You may have never heard of Bo Eason. Therefore, you might think, “He’s not great.” But I bet he wouldn’t agree…and neither would those who have come in contact with him. I wouldn’t say his assessment comes from ego, either. He believes he has achieved excellence in his endeavors because he has done his best, put in the hours, and pushed himself to reach higher levels of potential.

Greatness Inspires Greatness

As you attempt to achieve your own sense of greatness, you inspire greatness in others. From my viewpoint as a Certified High Performance Coach, that’s an essential aspect of being great.

For example, great leaders inspire excellence in those who serve under them. The same is true of great coaches, teachers, and speakers.

Maybe greatness should be defined as having high standards and reaching or surpassing them. When you do that, you motivate others to do the same. You help them see what’s possible if they commit, put in the hours, and demonstrate tenacity.

Playing Big

People who are great play big. As Bo would say, they aren’t fans. Instead, they are players. They aren’t in the stands but on the field or stage for everyone to see.

In many cases, being great requires putting yourself out there—often before anyone (other than you) considers you great. And that makes you subject to criticism or judgment. Not to mention being seen as you try, fail, and try again.

Thus, it takes courage to be great. And that’s true even if you only seek an internal sense of greatness. You must take bold action as you grow and stretch toward your highest potential.

Internal Greatness

But external validation of your greatness is not necessary. In fact, the genuinely great amongst us tend to be so because of their own internal meter for greatness. That makes them somewhat immune to outside judgment and all the more committed to performance improvement.

In the end, it’s most important to look inside and judge yourself. Are you doing your best or settling for being average? Do you know you can be great but aren’t doing the work required?

If you put too much value on what others tell you about your performance, you become reliant on their opinions. However, their interpretations are theirs. Yours is the one that matters.

The judges’ opinion are crucial if you are trying to win gold at the Olympics. After all, they determine the winners.

However, suppose you only receive a bronze medal…or no medal at all. In that case, it may not matter to you if you believe your performance was extraordinary. If you know you did your best…and it was better than your last attempt, you’ll feel more than satisfied with your performance. You’ll be a winner in your own mind.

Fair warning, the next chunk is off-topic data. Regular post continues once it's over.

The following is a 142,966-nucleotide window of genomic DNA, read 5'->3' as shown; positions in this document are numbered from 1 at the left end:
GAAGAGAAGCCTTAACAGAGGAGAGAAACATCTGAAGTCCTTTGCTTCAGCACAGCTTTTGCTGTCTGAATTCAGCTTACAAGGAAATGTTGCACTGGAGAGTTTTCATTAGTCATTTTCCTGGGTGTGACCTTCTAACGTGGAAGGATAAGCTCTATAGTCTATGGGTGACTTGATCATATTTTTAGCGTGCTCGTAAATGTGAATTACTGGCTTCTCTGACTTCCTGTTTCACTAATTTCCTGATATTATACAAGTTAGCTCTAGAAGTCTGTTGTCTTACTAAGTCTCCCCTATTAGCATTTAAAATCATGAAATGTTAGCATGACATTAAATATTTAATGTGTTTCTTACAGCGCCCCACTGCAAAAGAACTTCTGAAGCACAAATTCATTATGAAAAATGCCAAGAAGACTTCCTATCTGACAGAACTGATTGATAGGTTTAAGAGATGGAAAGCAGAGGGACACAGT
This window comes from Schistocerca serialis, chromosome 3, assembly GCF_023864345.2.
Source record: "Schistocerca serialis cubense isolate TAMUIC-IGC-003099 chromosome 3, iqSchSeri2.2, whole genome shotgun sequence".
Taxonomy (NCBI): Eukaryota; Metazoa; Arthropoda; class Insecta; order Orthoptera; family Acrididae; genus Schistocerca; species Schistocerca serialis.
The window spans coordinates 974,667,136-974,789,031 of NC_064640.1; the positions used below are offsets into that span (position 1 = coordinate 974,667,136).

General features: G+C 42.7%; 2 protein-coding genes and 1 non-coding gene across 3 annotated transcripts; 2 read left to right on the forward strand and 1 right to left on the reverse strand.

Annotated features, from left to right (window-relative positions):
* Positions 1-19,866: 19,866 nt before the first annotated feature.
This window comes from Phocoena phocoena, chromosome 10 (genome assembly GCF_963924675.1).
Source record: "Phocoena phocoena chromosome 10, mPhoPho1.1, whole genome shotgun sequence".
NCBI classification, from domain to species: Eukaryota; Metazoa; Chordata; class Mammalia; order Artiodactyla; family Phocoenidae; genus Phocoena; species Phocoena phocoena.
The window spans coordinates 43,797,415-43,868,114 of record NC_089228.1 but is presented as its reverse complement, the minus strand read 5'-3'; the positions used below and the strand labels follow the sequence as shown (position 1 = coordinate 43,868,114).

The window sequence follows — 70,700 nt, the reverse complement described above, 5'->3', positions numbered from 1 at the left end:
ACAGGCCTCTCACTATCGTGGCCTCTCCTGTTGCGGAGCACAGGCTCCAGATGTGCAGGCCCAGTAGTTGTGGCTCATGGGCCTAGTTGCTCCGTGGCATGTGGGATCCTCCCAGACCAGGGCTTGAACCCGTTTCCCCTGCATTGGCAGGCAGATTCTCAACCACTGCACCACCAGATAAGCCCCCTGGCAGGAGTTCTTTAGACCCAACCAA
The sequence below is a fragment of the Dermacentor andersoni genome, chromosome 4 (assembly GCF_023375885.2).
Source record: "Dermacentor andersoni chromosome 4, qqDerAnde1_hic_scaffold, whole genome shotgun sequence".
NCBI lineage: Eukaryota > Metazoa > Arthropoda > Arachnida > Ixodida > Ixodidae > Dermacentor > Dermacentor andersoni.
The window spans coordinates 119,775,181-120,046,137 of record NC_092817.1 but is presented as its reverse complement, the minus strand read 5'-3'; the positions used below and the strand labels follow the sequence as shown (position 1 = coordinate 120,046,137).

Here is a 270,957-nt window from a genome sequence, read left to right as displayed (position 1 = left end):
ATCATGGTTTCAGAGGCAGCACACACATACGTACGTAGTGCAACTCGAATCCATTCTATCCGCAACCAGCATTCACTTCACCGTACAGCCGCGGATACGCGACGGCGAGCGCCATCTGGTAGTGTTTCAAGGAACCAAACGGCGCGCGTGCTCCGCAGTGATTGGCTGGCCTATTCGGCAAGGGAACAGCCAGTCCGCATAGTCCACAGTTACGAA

End-of-Life Assessment

Imagine your own funeral. What might you wish someone said about you? Would you like it if they said, “He was a great parent,” “She was a great boss,” “He was a great painter,” or “She was a great friend”? Will you regret not putting in the effort to be great at something that truly matters to you? Might you wish you had played full out while you could?

Being great is a challenge. And challenge is a human drive that makes you feel more alive, helps you operate on all cylinders, and pushes you to be the best you can be.

From a spiritual perspective, I believe your soul pushes you to excel—to express all of yourself. The drive for challenge is your soul asking you to rise to your potential.   I don’t believe you came here this lifetime to be mediocre. Your soul didn’t incarnate to be average or below average.

You were born to be great. If nothing else, be great at being you. Do your best to express your authentic and unique nature.

Do you strive to be great at what you do? Tell me in a comment below. And please share this post with someone who might find it useful.

Inspired Creator CommunityIt’s time to get inspired…in-spirit…and create what really matters to you, is it not? Join the Inspired Creator Community. You probably already realize that you need to change from the inside out. That’s how you become a person who does the things that allow you to create your desires. As a member, you get access to intuitive transformational coaching, world-class personal growth coaching, and strategies for living a life that feeds your soul. And you will discover that you are a powerful creator able to create what you want (not what you don’t want). Join now!


Leave a Comment

Your email address will not be published. Required fields are marked *

This site uses Akismet to reduce spam. Learn how your comment data is processed.

Free Video: How to Live a Life that Feeds Your Soul

Free Soul-Alignment Session

Do you:

  • know you can be or do more?
  • dream of living a more fulfilling life?
  • wish you could feel more spiritually connected?
  • want to make a bigger difference?

Let's chat about how to get you from where you are to where you want to go.


Sign up for a 15-minute session below.

Scroll to Top
Share via
Copy link
Powered by Social Snap